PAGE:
What an enjoyable way to spend a morning. A colleague doing PhD research on integrating IT into teaching (we call it 'blended learning', presumably because we mush it up to spoon feed the students) got me in, switched on a dictaphone and set me off. It was honestly like blogging in meatspace, and I duly rambled/ranted for 45 minutes without pause. Even better, I was rewarded at the end with a bottle of home-brewed Santa's Winter Warmer. In a bottle, that is, not a foaming pint at 10.45 a.m.
My thoughts on our IT-learning strategy aren't confidential… or original. I'm a fan, just a critical one. I blog, tweet and run discussion fora in the course of my teaching (in fact, I should be marking one right now).
However, I'm wary of the uncritical rush to incorporate IT into every corner of our activity. Some staff and students feel that pedagogical requirements come a very poor second to institutional pressures. Economic and spatial restrictions mean that some in higher management - many of whom are literally ignorant of IT's potential - see 'blended learning' as a way to reduce face-to-face contact, cut down on staff and economise on the use of teaching rooms: we're a large university in a very small space. So naturally, they think that a) all our students are online constantly, b) they'll be impressed if we do everything online and c) we'll save loads of money.
Wrong. Those teachers who use IT as a complement to in-person encounters are the experts. It works. A forum gives students the time and space to research ideas and discuss them with other people in their own space and time: my Shakespeare fora are creative, supportive and intellectually rigorous. But we know, and the students can tell, when IT learning is being used to cut corners. In the midst of the government's swingeing, Philistine attacks on education as a public good, it's important to say, over and over again, that education is not the linear transmission of data, a trap into which many IT-education boosters fall. True education is personal, messy, intellectually and emotionally demanding. It's a herd activity. Unintegrated IT is reductive and isolating. It assumes that education = facts, when in fact the free-flowing seminar should be at the heart of education. I can't tell from a forum post how a student is feeling about an idea or a text. I can't alter my approach or go off on a tangent if my students are posting at midnight, 4 a.m. or when I'm having breakfast. They can't tell me to slow down or speed up, nor can they direct the experience to so great an extent.
One anecdote springs to mind. When I did The Hegemon's postgraduate certificate in education (yes, students, I'm actually qualified!), the session leader proudly announced that in America, English essays were marked by machines, and that this would soon spread to the UK. To him, this was logical and convenient. Lots of students + few staff = a problem solved by software. My horror, to him, was the mark of the Luddite. I think it's a monstrous idea. On a very basic level, students will be paying £9000 next year. Will they be pleased to know that their fees don't pay for an actual teacher looking at their work? I don't think so. A computer can't detect the subtleties of a student's creativity. It can't work out where the intellectual sticking points are, or remember that X wrote it while caring for a couple of children or that Y has a totally different viewpoint on the subject. It can't spot the qualitative difference between a good pastiche and a stumbling attempt at originality.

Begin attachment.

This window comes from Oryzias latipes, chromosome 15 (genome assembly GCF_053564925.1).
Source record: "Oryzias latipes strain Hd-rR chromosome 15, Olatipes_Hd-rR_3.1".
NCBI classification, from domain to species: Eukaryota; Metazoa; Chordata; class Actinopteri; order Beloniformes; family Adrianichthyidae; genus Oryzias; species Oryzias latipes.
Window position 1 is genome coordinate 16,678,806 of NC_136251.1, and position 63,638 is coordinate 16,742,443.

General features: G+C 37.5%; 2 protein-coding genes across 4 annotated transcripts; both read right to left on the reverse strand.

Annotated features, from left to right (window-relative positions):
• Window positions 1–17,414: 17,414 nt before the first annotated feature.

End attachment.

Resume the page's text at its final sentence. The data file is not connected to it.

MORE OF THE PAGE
We have an official policy that 25% of all learning should be conducted electronically. I didn't know that learning could be quantified, but that's not the only problem. Why 25%? I don't know. It seems to be a magic figure dreamed up without regard for pedagogical research or the requirements of the people actually doing the teaching. There's a suspicion that we're in the hands of the neophiliacs: if it's new, it must be brilliant. This is why we had a Second Life presence - rapidly abandoned. That's why the institution has Facebook and Twitter pages which ignores the fundamental characteristic of those media: interaction. I think it's deeply patronising and reactionary to assume that our students will be impressed by IT as a primary medium: they're bright and know that some activities should be electronic, and others should be face-to-face.
What we need to successfully integrate IT into learning is research and a critical engagement with their wonderful possibilities. Without this, we become cheerleaders for 'efficiency', which means isolation, convenience, distancing ourselves from our students, and reductiveness.